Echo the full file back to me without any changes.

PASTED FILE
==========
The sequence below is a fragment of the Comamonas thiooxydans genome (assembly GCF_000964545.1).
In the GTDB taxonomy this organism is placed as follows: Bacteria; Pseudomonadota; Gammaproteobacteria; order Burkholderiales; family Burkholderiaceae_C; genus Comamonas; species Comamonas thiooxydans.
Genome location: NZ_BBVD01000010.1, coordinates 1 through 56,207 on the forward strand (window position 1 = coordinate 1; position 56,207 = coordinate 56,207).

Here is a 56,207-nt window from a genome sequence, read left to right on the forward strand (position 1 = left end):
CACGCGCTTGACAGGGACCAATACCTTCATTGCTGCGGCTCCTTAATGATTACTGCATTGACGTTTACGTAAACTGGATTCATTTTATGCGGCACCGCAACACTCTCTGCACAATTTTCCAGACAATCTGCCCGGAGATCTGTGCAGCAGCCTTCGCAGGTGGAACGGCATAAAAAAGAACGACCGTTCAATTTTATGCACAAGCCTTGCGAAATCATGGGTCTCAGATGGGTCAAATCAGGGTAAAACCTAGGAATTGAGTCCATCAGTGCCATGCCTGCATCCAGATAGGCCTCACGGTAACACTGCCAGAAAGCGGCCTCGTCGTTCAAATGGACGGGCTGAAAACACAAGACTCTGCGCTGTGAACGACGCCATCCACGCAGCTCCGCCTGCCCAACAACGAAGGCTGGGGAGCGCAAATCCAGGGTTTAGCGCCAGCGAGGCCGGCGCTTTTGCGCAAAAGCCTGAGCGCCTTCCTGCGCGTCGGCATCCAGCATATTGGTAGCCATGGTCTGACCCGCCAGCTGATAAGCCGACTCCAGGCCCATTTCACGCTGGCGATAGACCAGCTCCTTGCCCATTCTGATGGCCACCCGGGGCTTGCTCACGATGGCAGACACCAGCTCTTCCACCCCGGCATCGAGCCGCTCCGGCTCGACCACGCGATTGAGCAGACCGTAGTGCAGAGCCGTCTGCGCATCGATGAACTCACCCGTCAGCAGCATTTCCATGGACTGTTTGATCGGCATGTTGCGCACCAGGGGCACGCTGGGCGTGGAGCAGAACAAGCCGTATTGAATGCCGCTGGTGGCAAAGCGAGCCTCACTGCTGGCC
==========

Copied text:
The sequence below is a fragment of the Comamonas thiooxydans genome (assembly GCF_000964545.1).
In the GTDB taxonomy this organism is placed as follows: Bacteria; Pseudomonadota; Gammaproteobacteria; order Burkholderiales; family Burkholderiaceae_C; genus Comamonas; species Comamonas thiooxydans.
Genome location: NZ_BBVD01000010.1, coordinates 1 through 56,207 on the forward strand (window position 1 = coordinate 1; position 56,207 = coordinate 56,207).

Here is a 56,207-nt window from a genome sequence, read left to right on the forward strand (position 1 = left end):
CACGCGCTTGACAGGGACCAATACCTTCATTGCTGCGGCTCCTTAATGATTACTGCATTGACGTTTACGTAAACTGGATTCATTTTATGCGGCACCGCAACACTCTCTGCACAATTTTCCAGACAATCTGCCCGGAGATCTGTGCAGCAGCCTTCGCAGGTGGAACGGCATAAAAAAGAACGACCGTTCAATTTTATGCACAAGCCTTGCGAAATCATGGGTCTCAGATGGGTCAAATCAGGGTAAAACCTAGGAATTGAGTCCATCAGTGCCATGCCTGCATCCAGATAGGCCTCACGGTAACACTGCCAGAAAGCGGCCTCGTCGTTCAAATGGACGGGCTGAAAACACAAGACTCTGCGCTGTGAACGACGCCATCCACGCAGCTCCGCCTGCCCAACAACGAAGGCTGGGGAGCGCAAATCCAGGGTTTAGCGCCAGCGAGGCCGGCGCTTTTGCGCAAAAGCCTGAGCGCCTTCCTGCGCGTCGGCATCCAGCATATTGGTAGCCATGGTCTGACCCGCCAGCTGATAAGCCGACTCCAGGCCCATTTCACGCTGGCGATAGACCAGCTCCTTGCCCATTCTGATGGCCACCCGGGGCTTGCTCACGATGGCAGACACCAGCTCTTCCACCCCGGCATCGAGCCGCTCCGGCTCGACCACGCGATTGAGCAGACCGTAGTGCAGAGCCGTCTGCGCATCGATGAACTCACCCGTCAGCAGCATTTCCATGGACTGTTTGATCGGCATGTTGCGCACCAGGGGCACGCTGGGCGTGGAGCAGAACAAGCCGTATTGAATGCCGCTGGTGGCAAAGCGAGCCTCACTGCTGGCC